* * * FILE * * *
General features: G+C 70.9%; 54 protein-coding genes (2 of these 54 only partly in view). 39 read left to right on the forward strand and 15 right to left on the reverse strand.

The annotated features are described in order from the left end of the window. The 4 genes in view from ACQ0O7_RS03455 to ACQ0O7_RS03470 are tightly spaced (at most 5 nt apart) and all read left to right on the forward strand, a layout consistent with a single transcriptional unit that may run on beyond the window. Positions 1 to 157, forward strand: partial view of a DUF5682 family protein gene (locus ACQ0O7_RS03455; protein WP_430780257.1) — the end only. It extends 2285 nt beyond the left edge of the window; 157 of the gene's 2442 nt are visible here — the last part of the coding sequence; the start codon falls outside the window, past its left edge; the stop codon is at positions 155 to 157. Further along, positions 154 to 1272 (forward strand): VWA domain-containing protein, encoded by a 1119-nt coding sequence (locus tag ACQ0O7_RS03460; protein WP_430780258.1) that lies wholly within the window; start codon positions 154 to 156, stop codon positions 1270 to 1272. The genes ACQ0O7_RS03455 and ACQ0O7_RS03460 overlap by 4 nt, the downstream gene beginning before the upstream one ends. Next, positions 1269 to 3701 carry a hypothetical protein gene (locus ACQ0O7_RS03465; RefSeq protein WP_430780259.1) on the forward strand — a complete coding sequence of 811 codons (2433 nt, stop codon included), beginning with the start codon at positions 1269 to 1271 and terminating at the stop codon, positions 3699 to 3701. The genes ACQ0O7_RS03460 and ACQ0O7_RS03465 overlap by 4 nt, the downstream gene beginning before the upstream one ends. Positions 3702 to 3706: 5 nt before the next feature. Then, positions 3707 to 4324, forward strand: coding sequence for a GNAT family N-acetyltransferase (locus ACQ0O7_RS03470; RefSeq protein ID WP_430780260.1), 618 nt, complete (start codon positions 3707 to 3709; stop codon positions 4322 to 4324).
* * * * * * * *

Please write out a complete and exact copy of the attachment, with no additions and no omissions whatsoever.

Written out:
General features: G+C 70.9%; 54 protein-coding genes (2 of these 54 only partly in view). 39 read left to right on the forward strand and 15 right to left on the reverse strand.

The annotated features are described in order from the left end of the window. The 4 genes in view from ACQ0O7_RS03455 to ACQ0O7_RS03470 are tightly spaced (at most 5 nt apart) and all read left to right on the forward strand, a layout consistent with a single transcriptional unit that may run on beyond the window. Positions 1 to 157, forward strand: partial view of a DUF5682 family protein gene (locus ACQ0O7_RS03455; protein WP_430780257.1) — the end only. It extends 2285 nt beyond the left edge of the window; 157 of the gene's 2442 nt are visible here — the last part of the coding sequence; the start codon falls outside the window, past its left edge; the stop codon is at positions 155 to 157. Further along, positions 154 to 1272 (forward strand): VWA domain-containing protein, encoded by a 1119-nt coding sequence (locus tag ACQ0O7_RS03460; protein WP_430780258.1) that lies wholly within the window; start codon positions 154 to 156, stop codon positions 1270 to 1272. The genes ACQ0O7_RS03455 and ACQ0O7_RS03460 overlap by 4 nt, the downstream gene beginning before the upstream one ends. Next, positions 1269 to 3701 carry a hypothetical protein gene (locus ACQ0O7_RS03465; RefSeq protein WP_430780259.1) on the forward strand — a complete coding sequence of 811 codons (2433 nt, stop codon included), beginning with the start codon at positions 1269 to 1271 and terminating at the stop codon, positions 3699 to 3701. The genes ACQ0O7_RS03460 and ACQ0O7_RS03465 overlap by 4 nt, the downstream gene beginning before the upstream one ends. Positions 3702 to 3706: 5 nt before the next feature. Then, positions 3707 to 4324, forward strand: coding sequence for a GNAT family N-acetyltransferase (locus ACQ0O7_RS03470; RefSeq protein ID WP_430780260.1), 618 nt, complete (start codon positions 3707 to 3709; stop codon positions 4322 to 4324).